SCP protocol question and outstanding requests in SFTP

Chris Rapier rapier at
Sat Oct 13 03:28:29 EST 2007

Bob Proulx wrote:

> It seems wasteful to put a huge amount of effort into scp when rsync
> seems to fill the feature list quite well.  I think if you were to
> push your users over to rsync that they would be very happy and
> productive to be using it.

There are almost always better solutions. However, getting people to 
*use* those solutions can be painful, frustrating, and ultimately a 
waste of time and effort. So I agree with you entirely, but that doesn't 
seem to be enough.

For example, I work at an HPC site known as the Pittsburgh 
Supercomputing Center. We have a huge 3k+ node processor, hundreds of 
terabytes of rotating media and petabytes of robot controlled tape 
storage. Getting data in and out of our center is *major* part of what 
we do here and its why we have multiple 10Gbps connections to the 
outside world. We have methods in place for the high speed transfer of 
data using secure authentication - gridFTP, kFTP, and a couple of home 
rolled solutions. These will give users throughput rates in the multi 
Gbps range.

So what ends up happening? A good chunk of our users end up using SSH to 
transfer data and then, not knowing *why* using SSH to transfer bulk 
data is bad idea, come to us and say our networks are broken ("We have a 
1Gb link why are we only getting 1.5Mbps? Whats wrong with your 
network?"). We put a lot of effort into getting gridFTP up and running 
and making sure kerberos works properly but the users just aren't using 
it. I would end up spending days in some cases trying to teach users 
that they can't get the performance they need out of SSH. I'd send them 
statically compiled binaries of kftp, we'd send people to their sites to 
get globus running, etc etc etc... 9 times out of 10 we'd stamp out one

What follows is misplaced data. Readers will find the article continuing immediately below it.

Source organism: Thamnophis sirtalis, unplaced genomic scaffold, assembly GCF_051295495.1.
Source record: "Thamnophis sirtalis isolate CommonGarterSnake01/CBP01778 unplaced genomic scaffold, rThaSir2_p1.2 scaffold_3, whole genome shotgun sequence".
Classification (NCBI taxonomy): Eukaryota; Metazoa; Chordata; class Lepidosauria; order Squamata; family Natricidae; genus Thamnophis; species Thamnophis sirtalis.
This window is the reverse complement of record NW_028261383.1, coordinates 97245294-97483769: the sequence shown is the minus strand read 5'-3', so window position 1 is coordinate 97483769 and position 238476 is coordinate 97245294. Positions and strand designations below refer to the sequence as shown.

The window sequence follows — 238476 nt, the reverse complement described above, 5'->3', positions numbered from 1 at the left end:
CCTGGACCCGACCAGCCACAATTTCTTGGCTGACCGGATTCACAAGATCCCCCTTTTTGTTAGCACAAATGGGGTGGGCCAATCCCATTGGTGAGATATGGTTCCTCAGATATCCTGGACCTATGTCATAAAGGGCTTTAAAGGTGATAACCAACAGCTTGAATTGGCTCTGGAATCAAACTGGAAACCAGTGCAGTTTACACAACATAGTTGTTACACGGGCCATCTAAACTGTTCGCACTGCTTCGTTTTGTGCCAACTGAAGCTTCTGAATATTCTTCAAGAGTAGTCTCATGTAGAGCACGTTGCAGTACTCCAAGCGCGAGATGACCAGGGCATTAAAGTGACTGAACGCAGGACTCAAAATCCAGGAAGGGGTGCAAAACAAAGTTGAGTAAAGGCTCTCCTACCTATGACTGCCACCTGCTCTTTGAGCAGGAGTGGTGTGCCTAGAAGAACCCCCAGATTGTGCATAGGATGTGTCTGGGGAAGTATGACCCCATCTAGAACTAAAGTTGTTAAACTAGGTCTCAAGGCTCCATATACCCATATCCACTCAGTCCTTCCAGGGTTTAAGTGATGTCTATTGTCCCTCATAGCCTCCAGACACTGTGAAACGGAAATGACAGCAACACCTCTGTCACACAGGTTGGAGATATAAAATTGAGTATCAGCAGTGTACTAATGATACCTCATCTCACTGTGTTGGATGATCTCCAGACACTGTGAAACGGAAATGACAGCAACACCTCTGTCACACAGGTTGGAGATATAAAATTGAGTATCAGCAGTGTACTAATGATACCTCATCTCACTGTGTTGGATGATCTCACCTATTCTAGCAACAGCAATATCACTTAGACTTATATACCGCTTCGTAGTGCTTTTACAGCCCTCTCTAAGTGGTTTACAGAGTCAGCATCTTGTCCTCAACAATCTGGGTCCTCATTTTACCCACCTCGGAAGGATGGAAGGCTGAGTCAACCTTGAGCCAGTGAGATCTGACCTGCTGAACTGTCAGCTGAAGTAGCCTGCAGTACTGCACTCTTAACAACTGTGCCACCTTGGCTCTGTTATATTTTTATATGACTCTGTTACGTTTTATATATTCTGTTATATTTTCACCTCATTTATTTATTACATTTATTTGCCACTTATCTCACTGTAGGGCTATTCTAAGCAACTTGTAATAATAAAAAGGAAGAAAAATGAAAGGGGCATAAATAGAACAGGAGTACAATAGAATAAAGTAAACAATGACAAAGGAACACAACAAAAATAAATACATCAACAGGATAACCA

fire out to have 5 more pop up at the *same* site (generally because of 
a lack of communication between users, labs, admins, and managers).

Eventually it ended up being easier and more cost effective to develop, 
distribute, and promote the HPN-SSH patches. The result of this is that 
its actually displacing gridFTP and kFTP as a primary bulk data transfer 
tool on HPNs. Its not that its better than either of those but its what 
the users know and constantly revert to given the preference. 
Personally, I believe that by working with the user desires it actually 
ends up being more secure because they aren't spending as much time 
trying to circumvent the 'problem' (we had users hacking iperf, netcat, 
and the like trying to turn them into transfer tools. Didn't make any 
sense to me).

So while I think rsync would be a better solution (assuming its paired 
with the HPN-SSH patches) I can't get the users to agree with me. So I 
prefer to make the tools that users know and are comfortable with do 
what they need them to do. I'm not always happy about doing this but it 
makes our users happy and that helps keep our funding coming in. Of 
course, I end up doing more work but our users don't and its been made 
very clear to me which is more important :)


p.s. sorry to be wordy. i'm trying to avoid writing a paper for a 
conference (on SSH actually) and I get overly verbose during those 
times. No, I don't think that makes sense either. ;)

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